President Obama ignited a firestorm with Republicans on Capitol Hill when he appointed Cordray as the first director of the consumer bureau during a congressional recess in January 2012. It took a year and a half before the Senate confirmed him July 16 on a 66-34 vote, after a bipartisan deal was reached to bring stalled nominations to the floor.
Cordray has tried to stay out of the political fray. (Republicans want to make structural changes to the CFPB, and Cordray became a pawn in that battle.) He has instead focused on setting up the new federal agency. Targeting vulnerable populations such as students, the elderly, and service members, the bureau has undertaken several "know- before-you-owe" initiatives to make it easier for consumers to understand terms of various financial products, such as credit cards, mortgages, and student loans.
Cordray has placed a high premium on meeting regulatory deadlines required under the 2010 Dodd-Frank financial-reform law and providing a forum for consumers to air complaints about financial offerings.
A former Ohio attorney general who originally joined the consumer bureau as the head of its enforcement division, he has charted a course that aims to flex the CFPB's muscle to go after specific abuses, such as unfair credit-card lending while trying not to clamp down too hard on the flow of credit.
"We are making great progress on standing up this agency and turning it into a powerful voice for consumers," Cordray said. "We have established, and continue to work to establish, a reputation for doing our work in a balanced and reasonable way that is very open and accessible to a wide range of viewpoints, all of which help inform us as we continue to do our work."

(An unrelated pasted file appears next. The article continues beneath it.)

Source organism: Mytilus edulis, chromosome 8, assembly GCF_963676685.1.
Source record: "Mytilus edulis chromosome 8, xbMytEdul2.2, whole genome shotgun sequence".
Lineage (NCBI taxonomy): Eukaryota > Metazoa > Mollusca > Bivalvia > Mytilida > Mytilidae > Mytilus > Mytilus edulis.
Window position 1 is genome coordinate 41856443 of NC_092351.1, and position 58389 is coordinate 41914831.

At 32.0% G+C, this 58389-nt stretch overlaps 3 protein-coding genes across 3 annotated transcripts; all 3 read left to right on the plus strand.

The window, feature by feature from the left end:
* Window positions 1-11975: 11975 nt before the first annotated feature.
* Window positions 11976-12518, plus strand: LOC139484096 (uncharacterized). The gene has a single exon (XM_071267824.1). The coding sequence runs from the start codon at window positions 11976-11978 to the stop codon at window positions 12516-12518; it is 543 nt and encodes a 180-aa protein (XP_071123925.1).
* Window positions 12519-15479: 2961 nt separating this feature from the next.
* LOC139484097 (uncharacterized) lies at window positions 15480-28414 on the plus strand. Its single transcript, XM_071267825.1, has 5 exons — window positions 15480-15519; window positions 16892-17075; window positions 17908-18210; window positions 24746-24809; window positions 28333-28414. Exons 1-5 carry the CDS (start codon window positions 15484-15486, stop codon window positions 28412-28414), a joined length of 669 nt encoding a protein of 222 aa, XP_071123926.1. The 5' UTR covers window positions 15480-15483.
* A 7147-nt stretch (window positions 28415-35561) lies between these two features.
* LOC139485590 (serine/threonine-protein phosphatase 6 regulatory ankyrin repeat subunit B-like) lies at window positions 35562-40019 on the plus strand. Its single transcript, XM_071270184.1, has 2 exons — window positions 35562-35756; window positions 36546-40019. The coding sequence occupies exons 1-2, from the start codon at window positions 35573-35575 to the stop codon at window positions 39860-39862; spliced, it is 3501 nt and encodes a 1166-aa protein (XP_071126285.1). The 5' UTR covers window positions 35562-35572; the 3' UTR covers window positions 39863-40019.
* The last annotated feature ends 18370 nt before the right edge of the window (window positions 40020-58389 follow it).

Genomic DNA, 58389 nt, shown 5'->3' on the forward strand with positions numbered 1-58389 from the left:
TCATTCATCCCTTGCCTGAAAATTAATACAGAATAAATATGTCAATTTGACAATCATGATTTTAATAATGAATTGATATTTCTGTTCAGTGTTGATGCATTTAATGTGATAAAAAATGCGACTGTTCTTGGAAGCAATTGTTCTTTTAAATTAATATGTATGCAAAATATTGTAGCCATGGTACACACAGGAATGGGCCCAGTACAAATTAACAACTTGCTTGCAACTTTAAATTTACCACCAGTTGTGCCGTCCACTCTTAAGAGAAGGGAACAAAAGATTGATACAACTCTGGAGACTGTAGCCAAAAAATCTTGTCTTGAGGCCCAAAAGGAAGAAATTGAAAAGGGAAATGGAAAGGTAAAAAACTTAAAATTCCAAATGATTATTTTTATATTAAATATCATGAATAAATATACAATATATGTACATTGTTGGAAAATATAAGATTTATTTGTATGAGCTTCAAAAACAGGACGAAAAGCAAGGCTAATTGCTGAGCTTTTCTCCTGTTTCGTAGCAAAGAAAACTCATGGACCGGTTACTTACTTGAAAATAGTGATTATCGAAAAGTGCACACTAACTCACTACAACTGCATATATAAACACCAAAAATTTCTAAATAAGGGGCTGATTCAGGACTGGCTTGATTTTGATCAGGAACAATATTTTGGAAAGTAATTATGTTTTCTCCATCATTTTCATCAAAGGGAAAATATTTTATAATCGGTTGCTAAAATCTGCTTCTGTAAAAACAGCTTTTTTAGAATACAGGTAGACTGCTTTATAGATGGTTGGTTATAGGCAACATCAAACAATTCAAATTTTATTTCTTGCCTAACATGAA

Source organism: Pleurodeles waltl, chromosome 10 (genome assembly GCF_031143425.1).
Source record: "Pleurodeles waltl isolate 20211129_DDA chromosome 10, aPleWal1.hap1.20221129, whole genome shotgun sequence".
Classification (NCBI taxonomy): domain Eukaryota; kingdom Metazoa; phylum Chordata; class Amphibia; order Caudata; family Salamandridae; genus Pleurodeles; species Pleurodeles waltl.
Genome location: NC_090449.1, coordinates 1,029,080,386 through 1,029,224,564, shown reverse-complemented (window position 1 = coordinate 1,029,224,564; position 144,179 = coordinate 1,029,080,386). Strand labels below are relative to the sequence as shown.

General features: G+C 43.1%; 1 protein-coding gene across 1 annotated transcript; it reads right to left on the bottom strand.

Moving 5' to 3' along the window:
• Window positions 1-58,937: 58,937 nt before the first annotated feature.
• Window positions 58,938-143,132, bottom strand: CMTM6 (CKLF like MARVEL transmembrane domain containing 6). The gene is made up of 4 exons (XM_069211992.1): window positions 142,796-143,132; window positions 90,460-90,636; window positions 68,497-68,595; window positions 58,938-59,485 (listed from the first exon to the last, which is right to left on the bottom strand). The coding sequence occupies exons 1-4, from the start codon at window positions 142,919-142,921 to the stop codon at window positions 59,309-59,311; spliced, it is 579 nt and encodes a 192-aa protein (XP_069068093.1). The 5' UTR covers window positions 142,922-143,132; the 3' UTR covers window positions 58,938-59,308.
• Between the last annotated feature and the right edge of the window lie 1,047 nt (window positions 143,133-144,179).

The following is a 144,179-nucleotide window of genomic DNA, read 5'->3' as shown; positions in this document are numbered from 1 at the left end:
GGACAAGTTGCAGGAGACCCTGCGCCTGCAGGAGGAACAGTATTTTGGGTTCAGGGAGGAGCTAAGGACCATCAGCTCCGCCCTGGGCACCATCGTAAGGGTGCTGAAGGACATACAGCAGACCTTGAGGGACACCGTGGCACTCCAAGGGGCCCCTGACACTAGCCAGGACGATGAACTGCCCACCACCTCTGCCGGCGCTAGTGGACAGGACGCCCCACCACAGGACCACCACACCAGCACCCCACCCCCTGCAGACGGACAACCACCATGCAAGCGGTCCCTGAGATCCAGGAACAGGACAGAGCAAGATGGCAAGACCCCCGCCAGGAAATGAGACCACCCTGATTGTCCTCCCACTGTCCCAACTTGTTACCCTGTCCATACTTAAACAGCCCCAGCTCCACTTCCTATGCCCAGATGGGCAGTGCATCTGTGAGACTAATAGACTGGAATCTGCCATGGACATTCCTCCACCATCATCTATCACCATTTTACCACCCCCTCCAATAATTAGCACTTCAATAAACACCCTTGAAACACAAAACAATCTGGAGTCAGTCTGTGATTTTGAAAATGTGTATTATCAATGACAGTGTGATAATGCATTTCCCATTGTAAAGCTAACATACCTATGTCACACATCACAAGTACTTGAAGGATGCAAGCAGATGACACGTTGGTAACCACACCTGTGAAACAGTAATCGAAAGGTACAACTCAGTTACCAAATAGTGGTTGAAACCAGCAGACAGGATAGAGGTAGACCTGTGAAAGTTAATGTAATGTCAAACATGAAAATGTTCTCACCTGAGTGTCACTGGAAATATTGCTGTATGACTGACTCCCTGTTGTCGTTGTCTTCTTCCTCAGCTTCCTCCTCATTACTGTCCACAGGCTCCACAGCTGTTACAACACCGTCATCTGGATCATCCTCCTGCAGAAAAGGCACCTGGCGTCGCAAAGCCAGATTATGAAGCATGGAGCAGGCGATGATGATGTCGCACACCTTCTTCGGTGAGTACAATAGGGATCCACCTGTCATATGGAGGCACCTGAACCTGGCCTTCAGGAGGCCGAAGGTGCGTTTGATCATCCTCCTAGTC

Cordray, 54, is from Ohio and had a well-established career as a lawyer and in state politics before coming to Washington. He served as Ohio treasurer, Franklin County treasurer, the state's first solicitor general, and as a state representative for the 33rd Ohio House District. Cordray has argued seven cases before the U.S. Supreme Court, including by special appointment of both the Clinton and Bush Justice departments, and he clerked for Supreme Court Justices Byron White and Anthony Kennedy.
Cordray has a B.A. from Michigan State University, an M.A. from Oxford University, and a J.D. from the University of Chicago Law School. He is also a five-time Jeopardy champion.